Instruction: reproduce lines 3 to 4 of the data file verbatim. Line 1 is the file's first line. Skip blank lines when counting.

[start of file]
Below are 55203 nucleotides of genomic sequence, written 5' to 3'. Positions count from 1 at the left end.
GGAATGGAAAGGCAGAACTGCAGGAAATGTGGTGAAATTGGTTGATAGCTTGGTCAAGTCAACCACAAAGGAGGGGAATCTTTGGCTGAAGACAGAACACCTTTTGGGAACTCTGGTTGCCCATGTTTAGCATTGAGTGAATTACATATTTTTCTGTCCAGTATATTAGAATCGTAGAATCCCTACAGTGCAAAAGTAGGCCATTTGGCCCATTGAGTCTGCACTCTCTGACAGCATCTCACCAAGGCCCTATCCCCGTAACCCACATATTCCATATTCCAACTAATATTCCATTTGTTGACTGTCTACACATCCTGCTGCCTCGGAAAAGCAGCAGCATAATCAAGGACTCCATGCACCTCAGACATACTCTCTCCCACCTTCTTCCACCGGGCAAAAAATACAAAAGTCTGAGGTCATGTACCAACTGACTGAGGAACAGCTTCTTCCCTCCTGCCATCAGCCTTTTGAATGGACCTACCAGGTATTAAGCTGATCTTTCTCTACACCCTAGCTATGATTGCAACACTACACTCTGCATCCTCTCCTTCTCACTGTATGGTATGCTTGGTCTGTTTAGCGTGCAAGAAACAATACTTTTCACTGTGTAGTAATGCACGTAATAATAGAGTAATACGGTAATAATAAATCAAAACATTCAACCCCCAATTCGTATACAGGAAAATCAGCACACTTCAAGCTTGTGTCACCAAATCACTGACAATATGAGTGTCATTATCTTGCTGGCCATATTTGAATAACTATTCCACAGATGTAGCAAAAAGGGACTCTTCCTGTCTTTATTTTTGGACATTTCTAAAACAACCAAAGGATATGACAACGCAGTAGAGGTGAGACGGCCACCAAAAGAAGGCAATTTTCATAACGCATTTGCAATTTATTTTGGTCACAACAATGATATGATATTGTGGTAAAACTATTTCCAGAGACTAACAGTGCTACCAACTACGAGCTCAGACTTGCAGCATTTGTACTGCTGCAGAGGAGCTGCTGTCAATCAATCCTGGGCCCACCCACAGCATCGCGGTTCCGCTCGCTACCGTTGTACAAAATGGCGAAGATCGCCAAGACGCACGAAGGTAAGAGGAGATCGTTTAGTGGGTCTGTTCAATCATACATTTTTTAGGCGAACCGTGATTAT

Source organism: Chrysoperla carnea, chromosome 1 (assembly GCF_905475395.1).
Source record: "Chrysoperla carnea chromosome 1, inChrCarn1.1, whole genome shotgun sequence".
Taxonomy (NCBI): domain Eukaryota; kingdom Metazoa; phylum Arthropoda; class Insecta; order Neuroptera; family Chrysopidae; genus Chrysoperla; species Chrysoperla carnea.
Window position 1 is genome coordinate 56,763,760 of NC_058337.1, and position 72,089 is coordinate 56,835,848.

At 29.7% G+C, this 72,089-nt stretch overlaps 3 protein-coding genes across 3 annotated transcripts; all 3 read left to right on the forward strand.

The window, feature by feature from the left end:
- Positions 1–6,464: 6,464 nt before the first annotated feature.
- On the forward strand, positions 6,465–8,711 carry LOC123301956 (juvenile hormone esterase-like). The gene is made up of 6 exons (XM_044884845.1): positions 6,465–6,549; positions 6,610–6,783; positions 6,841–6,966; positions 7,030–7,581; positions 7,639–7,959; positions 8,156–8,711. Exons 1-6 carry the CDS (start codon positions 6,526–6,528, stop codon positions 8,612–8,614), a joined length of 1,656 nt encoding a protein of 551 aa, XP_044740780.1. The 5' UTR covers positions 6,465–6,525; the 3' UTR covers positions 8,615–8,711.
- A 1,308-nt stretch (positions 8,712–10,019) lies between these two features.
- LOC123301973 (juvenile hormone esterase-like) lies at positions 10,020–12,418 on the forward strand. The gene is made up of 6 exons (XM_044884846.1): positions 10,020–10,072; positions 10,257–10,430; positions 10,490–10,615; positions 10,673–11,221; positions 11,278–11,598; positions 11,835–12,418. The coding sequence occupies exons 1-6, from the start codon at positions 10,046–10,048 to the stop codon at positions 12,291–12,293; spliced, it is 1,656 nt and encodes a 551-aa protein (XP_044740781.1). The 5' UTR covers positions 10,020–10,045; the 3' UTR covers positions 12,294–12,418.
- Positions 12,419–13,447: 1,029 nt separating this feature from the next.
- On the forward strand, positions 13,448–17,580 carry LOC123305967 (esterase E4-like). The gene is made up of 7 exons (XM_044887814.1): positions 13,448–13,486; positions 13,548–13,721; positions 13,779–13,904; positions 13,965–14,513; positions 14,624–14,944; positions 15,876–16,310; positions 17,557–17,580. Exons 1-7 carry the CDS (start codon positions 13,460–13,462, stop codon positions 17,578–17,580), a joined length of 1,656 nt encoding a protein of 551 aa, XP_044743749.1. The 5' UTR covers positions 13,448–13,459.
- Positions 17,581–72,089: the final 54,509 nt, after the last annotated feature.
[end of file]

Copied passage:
Source organism: Chrysoperla carnea, chromosome 1 (assembly GCF_905475395.1).
Source record: "Chrysoperla carnea chromosome 1, inChrCarn1.1, whole genome shotgun sequence".